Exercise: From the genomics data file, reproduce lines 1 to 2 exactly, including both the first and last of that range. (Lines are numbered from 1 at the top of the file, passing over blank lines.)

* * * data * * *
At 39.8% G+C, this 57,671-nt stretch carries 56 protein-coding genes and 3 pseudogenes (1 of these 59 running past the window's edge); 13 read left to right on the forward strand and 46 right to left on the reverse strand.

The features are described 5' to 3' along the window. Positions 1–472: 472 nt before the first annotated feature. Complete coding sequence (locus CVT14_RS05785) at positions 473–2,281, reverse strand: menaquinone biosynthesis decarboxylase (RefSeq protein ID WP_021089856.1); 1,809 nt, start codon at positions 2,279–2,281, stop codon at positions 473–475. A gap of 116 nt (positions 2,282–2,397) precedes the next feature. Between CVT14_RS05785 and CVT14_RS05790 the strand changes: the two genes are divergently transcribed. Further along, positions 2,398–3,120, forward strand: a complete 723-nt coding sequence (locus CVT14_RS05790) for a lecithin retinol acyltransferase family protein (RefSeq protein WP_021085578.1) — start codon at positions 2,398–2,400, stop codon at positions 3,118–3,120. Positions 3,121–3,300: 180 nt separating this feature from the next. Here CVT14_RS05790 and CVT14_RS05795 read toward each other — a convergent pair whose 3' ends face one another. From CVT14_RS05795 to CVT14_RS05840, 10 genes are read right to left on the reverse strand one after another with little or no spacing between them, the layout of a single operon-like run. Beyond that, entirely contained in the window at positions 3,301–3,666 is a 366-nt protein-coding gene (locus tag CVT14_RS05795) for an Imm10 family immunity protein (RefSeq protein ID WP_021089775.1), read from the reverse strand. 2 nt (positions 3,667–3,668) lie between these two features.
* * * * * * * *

At 39.8% G+C, this 57,671-nt stretch carries 56 protein-coding genes and 3 pseudogenes (1 of these 59 running past the window's edge); 13 read left to right on the forward strand and 46 right to left on the reverse strand.

The features are described 5' to 3' along the window. Positions 1–472: 472 nt before the first annotated feature. Complete coding sequence (locus CVT14_RS05785) at positions 473–2,281, reverse strand: menaquinone biosynthesis decarboxylase (RefSeq protein ID WP_021089856.1); 1,809 nt, start codon at positions 2,279–2,281, stop codon at positions 473–475. A gap of 116 nt (positions 2,282–2,397) precedes the next feature. Between CVT14_RS05785 and CVT14_RS05790 the strand changes: the two genes are divergently transcribed. Further along, positions 2,398–3,120, forward strand: a complete 723-nt coding sequence (locus CVT14_RS05790) for a lecithin retinol acyltransferase family protein (RefSeq protein WP_021085578.1) — start codon at positions 2,398–2,400, stop codon at positions 3,118–3,120. Positions 3,121–3,300: 180 nt separating this feature from the next. Here CVT14_RS05790 and CVT14_RS05795 read toward each other — a convergent pair whose 3' ends face one another. From CVT14_RS05795 to CVT14_RS05840, 10 genes are read right to left on the reverse strand one after another with little or no spacing between them, the layout of a single operon-like run. Beyond that, entirely contained in the window at positions 3,301–3,666 is a 366-nt protein-coding gene (locus tag CVT14_RS05795) for an Imm10 family immunity protein (RefSeq protein ID WP_021089775.1), read from the reverse strand. 2 nt (positions 3,667–3,668) lie between these two features.